by Amy Buckley
In America there are 24 million children with an incarcerated parent. These children are affected in numerous ways and those effects can be detrimental, often attributing to rebellious behavior and other problems. Judges do not consider children when sentencing a parent, nor do they consider where those children will go or who will care for them. As parents, we must think about our children before we act because the courts have no money and our children are the ones suffering.
Between 1980 and 2010 the rate of women in prison increased by 646 percent, according to The Sentencing Project. These women are more likely to have minor children than are men. Grandparents often have to step in and raise their grandchildren when a mother goes to prison, though some children end up with other relatives or in foster care. The statistics are alarming and our children’s futures are at stake.
When a parent is incarcerated, it creates financial and material hardships, as well as causing an imbalance in family relationships and structure. For the children, a parent’s incarceration often results in behavior and performance problems in school and at home and can also cause social and institutional stigma and shame. These children are more susceptible to depression and anger, and many have symptoms of post-traumatic stress reaction.
Children are forced to give up the things that matter the most to them: their homes, safety, public status, private self-image, and their primary source of comfort and affection. Most young children identify themselves with their parents or blame themselves for their parents’ absence. These children should not have to suffer.
As parents, it is important to do what we can to maintain a relationship with our children while we serve our sentences. This relationship will help improve the child’s emotional response to our incarceration and will encourage parent-child attachment. We must reiterate to our children that our incarceration is in no way their fault and help to rebuild their self-esteem by encouragement and positive reinforcement.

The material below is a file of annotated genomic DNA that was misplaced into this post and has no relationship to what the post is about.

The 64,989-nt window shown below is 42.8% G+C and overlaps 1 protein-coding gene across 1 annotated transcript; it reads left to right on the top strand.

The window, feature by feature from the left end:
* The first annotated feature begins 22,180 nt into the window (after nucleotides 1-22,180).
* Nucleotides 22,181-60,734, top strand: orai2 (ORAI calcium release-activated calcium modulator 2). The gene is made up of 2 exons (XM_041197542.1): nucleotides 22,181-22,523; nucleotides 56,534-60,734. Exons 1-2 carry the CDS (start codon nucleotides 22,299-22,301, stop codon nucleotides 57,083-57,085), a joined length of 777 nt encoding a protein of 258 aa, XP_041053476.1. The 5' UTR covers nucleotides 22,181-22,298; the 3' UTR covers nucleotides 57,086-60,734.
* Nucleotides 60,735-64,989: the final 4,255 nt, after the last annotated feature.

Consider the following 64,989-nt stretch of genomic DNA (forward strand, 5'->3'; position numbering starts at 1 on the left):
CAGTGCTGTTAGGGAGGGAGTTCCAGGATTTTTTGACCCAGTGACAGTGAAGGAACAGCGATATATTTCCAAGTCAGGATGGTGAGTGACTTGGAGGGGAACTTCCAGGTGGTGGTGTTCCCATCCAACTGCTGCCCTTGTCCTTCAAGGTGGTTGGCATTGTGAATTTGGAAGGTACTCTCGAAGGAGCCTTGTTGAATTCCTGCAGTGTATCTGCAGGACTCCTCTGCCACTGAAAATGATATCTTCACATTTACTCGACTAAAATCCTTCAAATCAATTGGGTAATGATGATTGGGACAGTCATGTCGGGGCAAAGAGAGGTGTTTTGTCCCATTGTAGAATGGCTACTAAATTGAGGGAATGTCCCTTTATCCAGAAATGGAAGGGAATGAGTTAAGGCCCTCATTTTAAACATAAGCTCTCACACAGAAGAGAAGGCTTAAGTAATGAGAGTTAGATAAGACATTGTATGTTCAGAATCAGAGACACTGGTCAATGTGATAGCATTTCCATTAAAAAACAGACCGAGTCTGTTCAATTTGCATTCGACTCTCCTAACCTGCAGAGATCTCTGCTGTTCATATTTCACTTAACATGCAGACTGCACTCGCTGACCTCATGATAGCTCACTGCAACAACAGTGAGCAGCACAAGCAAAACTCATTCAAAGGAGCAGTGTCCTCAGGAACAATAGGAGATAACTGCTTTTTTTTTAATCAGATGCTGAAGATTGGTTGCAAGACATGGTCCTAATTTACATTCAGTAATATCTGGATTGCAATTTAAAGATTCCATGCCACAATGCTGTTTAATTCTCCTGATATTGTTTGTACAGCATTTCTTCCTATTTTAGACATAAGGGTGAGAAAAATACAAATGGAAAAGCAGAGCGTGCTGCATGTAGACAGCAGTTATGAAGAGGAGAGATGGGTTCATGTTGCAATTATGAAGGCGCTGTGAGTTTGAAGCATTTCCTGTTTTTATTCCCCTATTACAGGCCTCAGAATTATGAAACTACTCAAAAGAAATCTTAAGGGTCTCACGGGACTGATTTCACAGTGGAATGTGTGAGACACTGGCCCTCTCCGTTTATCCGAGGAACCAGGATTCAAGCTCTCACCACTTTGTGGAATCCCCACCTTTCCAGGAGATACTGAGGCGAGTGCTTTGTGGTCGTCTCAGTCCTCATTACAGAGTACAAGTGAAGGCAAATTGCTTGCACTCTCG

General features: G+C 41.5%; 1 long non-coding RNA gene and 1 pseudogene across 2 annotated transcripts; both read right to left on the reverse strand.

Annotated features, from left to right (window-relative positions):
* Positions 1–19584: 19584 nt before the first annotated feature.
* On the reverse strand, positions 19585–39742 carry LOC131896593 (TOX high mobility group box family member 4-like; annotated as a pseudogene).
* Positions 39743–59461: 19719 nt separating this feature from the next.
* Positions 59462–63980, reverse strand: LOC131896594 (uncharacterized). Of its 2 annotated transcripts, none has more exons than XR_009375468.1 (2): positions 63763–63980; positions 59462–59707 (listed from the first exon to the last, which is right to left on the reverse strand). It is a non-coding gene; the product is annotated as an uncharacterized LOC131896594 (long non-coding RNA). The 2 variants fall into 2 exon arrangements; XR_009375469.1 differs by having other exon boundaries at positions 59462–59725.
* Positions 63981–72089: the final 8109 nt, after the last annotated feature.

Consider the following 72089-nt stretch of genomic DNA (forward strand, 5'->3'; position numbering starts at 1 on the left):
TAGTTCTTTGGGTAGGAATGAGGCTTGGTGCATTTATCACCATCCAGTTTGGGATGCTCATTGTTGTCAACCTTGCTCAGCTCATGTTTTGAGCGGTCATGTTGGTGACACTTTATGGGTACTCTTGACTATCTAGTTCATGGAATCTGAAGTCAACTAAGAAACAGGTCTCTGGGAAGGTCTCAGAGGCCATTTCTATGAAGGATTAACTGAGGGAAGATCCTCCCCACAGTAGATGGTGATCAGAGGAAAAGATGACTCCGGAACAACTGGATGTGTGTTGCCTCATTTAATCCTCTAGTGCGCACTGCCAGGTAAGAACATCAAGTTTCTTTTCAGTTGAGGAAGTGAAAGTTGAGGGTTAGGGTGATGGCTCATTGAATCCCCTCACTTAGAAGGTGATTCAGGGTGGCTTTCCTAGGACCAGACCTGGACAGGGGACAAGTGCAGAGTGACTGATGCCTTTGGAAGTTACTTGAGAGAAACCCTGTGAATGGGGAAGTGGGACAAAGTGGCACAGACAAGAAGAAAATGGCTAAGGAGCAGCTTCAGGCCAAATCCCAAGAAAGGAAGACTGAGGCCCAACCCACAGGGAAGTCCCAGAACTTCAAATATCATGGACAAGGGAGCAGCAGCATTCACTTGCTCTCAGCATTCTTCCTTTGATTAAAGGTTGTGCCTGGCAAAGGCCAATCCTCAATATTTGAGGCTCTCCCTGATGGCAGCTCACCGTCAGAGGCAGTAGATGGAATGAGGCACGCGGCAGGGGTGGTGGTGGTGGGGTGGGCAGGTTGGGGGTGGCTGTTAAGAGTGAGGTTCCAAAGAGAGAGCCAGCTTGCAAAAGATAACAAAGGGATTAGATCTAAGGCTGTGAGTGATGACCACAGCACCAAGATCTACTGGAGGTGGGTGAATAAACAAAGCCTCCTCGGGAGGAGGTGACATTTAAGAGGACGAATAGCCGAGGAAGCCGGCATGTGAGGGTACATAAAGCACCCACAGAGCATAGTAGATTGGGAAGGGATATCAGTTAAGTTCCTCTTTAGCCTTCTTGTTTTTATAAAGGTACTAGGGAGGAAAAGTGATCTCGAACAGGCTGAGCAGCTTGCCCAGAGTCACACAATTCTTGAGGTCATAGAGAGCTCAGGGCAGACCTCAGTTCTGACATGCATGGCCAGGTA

Keeping the lines of communication open and being willing to listen to our children is also very important. Children need to know that even though we are absent from the home, we are still available to help solve problems and offer advice.
Children are forced to give up the things that matter the most to them: their homes, safety, public status, private self-image, and their primary source of comfort and affection.
Just as parents feel the need to protect their children, children often feel the need to protect their parents. I have experienced this personally in my relationship with my sons. I feel that it is important to let our children know that they can tell or ask us anything without the fear of us becoming angry.
If a child senses that they have angered or upset their parent, they often change the subject of the conversation or withdraw completely from the conversation and their parent. How we control ourselves when communicating with our children will determine the child’s willingness to open up to us.
Children are very perceptive, and the things they hear about their parents and themselves affects them as much as their parents’ incarceration. They can become defensive and angry, acting out and coming to resent the people around them. This can result in behavioral problems which can be self-destructive if not quickly worked through and corrected.
Some children may need counseling to help them adjust to and understand the things that are happening in their lives, while others may be able to cope without professional help. We must make sure that our children have mental and emotional stability during what is a capricious time in their lives.